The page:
5 moves the Red Sox should make when the MLB lockout ends
Red Sox Trade Target: IF/OF Ketel Marte
Ketel Marte finished fourth in National League MVP voting in 2019 after slashing .329/.389/.592 with 32 home runs, 92 RBIs, and 97 runs scored. After a down season during the abbreviated 2020 campaign that still saw him end with a .287 batting average, the switch-hitter finished 2021 with a .318/.377/.532 slashline, 14 home runs and 50 RBI in 90 games. He has finished in the top 4% of the league in Max EV each of the last two seasons, and was in the top 2% for xBA last year.
Marte is also a versatile defender who can play both middle infield positions and all three outfield positions. That alone makes him an intriguing acquisition when considering how Bloom and Cora prioritize defensive versatility, as do his team-friendly club options through the 2024 season (Marte will make $8M/$10M/$12M over the next three seasons). Marte would slot seamlessly into second base for the Red Sox in 2022, and would provide insurance at shortstop if Xander Bogaerts chooses to test free agency next off season.
With SoxProspects.com estimating Marcelo Mayer’s arrival to come in late 2024, Marte’s current contract could offer the perfect transition into the Mayer era if Bogaerts does in fact depart Boston after the season.
Why would the Diamondbacks trade Marte?
Arizona finished in the basement of the NL West in each of the last two seasons and they have a long road to climb to compete with the Giants, Dodgers and Padres. Marte is entering his age 28 season and the Diamondbacks would be wise to maximize their return on him, rather than waste his prime years on what are likely to be unfulfilling seasons in Arizona. The Diamondbacks could expedite their rebuild by using Marte to bring back a package of prospects who will be entering their prime when the team will be positioned to compete.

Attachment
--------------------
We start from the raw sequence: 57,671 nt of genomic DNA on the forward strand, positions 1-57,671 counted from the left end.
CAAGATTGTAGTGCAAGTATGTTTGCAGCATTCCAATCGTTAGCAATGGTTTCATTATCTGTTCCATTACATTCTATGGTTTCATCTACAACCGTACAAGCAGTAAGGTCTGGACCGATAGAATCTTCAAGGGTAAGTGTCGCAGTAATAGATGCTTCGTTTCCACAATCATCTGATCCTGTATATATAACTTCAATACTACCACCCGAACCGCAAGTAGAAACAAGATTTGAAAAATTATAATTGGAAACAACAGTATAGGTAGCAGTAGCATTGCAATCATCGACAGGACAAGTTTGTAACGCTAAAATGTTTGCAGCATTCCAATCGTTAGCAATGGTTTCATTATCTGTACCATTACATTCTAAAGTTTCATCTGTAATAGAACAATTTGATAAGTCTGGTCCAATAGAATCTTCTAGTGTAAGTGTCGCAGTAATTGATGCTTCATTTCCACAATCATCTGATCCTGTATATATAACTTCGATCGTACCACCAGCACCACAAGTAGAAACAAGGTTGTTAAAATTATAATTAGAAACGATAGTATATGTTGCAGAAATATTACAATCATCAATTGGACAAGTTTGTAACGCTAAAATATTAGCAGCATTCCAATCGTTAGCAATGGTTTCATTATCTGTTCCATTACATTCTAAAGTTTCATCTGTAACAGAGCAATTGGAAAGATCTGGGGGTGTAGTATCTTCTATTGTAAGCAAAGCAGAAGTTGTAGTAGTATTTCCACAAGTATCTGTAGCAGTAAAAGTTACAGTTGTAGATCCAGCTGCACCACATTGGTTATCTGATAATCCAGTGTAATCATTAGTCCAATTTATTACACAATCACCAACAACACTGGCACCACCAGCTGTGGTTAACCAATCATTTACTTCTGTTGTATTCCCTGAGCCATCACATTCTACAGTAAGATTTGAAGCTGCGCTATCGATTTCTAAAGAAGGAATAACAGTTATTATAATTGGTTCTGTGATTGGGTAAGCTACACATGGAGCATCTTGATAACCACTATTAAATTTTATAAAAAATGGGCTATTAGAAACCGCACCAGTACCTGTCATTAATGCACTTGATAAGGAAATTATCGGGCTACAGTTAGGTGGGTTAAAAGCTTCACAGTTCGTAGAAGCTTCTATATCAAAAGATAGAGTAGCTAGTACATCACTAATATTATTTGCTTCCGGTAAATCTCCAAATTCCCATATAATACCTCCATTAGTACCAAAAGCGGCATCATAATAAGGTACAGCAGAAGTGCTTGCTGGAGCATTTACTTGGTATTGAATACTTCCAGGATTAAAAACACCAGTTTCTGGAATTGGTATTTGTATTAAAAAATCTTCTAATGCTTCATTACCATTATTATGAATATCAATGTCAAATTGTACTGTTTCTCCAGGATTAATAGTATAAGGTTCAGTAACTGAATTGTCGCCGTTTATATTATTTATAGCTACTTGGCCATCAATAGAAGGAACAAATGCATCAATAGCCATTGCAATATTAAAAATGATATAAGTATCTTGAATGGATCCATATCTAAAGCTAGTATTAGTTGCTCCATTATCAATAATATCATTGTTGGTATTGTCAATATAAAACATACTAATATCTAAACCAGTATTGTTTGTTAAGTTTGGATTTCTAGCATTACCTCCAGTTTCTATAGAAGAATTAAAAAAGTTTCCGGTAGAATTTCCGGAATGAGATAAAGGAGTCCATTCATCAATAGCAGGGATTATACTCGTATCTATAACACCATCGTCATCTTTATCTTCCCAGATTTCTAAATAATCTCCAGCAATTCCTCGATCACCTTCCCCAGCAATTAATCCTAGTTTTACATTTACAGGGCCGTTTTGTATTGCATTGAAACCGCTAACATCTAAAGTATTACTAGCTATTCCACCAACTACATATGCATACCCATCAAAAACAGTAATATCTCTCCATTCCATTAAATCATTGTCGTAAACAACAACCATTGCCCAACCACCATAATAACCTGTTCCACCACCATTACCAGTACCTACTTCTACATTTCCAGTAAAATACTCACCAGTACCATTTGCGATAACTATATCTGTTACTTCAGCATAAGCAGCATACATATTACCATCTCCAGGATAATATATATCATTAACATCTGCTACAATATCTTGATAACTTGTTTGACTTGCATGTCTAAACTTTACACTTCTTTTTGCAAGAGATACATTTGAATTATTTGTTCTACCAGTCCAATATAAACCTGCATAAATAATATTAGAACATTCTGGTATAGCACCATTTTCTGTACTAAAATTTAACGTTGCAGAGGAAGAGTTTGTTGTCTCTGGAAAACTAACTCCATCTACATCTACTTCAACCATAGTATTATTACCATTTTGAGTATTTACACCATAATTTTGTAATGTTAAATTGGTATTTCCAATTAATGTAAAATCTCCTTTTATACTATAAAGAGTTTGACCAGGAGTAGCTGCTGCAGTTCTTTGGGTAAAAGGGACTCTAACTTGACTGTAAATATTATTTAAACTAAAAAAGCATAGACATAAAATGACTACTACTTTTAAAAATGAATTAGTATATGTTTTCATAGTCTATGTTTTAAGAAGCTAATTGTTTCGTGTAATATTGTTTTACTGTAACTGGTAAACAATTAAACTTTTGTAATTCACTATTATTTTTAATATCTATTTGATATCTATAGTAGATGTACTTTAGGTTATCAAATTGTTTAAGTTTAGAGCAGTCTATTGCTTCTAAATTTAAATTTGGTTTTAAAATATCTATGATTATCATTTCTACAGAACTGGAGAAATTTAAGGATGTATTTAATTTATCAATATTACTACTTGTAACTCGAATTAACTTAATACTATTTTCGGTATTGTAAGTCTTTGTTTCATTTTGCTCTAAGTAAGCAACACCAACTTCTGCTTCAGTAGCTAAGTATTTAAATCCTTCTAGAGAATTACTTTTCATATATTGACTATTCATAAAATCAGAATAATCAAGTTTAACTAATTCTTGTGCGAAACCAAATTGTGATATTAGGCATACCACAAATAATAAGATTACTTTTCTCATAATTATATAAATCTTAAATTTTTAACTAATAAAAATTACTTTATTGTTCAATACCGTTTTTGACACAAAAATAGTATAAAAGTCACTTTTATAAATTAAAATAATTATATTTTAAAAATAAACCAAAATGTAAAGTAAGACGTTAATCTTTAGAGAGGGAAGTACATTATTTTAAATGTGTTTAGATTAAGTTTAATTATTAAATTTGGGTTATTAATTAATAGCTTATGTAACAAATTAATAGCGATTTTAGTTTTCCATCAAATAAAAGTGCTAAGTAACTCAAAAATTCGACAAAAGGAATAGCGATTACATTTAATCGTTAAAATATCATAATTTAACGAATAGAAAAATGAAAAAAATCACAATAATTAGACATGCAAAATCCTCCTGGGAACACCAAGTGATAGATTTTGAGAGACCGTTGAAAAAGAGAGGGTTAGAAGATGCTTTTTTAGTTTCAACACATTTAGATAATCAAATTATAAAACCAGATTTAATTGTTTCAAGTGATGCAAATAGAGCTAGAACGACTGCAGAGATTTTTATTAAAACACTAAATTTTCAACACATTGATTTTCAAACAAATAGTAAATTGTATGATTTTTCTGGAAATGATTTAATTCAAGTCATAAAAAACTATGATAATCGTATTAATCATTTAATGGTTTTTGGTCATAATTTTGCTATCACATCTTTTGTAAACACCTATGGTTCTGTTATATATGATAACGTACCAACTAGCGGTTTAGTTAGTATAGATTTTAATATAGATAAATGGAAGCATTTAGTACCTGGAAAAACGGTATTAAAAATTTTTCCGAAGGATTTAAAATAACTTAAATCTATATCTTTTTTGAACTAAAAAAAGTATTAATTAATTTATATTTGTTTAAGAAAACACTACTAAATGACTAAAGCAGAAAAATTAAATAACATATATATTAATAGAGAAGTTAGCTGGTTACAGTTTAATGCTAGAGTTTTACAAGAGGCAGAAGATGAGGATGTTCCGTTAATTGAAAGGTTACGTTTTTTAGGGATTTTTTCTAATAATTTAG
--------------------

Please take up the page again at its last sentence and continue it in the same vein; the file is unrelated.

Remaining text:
What would the Red Sox need to trade to acquire Marte?
The Diamondbacks would likely be seeking a package of prospects in return if they are to part with Marte, perhaps something like a prospect on the fringe of being major league ready, a younger top 10 organizational prospect, and an additional lower-tier prospect. Bloom has done an incredible job of revamping the Red Sox farm system since he took over, but at some point the time will come for him to begin using some of the prospects he’s acquired to go get proven major league talent. And the time to do so may be to acquire a past MVP candidate just entering his prime to fill a glaring positional need at second base.
A package of Jeter Downs, Gilberto Jimenez, and perhaps a lower-tier pitching prospect – like Luis De La Rosa, acquired as a PTBNL in the Andrew Benintendi trade – could get the job done.
Downs projects to arrive in the majors by the end of 2022, per SoxProspects.com, and could fill the starting second base opening in Arizona left by Marte for years to come. Jimenez is the Red Sox’ No. 9 prospect and is projected to reach the majors by 2024. He can play all three outfield positions and projects to have a high ceiling with his incredible athleticism and speed. De La Rosa is a 19-year-old RHP who SoxProspects.com notes has an “Intriguing arm with advanced feel for pitching for his age… Is athletic with a fresh arm and has physical projection… has the athleticism teams look for in a pitcher.”
Why the trade makes sense for both teams:
Marte checks several boxes for Bloom, Cora, and Co. – positional need, defensive versatility, cost effectiveness, and more. Bloom has built up a treasure chest of prospects since shipping Betts and David Price to LA, but not all of them have a place in the Red Sox future. Downs and Jimenez are talented players but can be deemed dispensable to Bloom for the right return. They would both project as future starters for the Diamondbacks, with their potential prime years coming at a time that Arizona should be better positioned to compete in their division. De La Rosa is a wild card prospect with high upside who would provide organizational pitching depth and could find a home in the Diamondbacks’ pitching staff a few years down the line.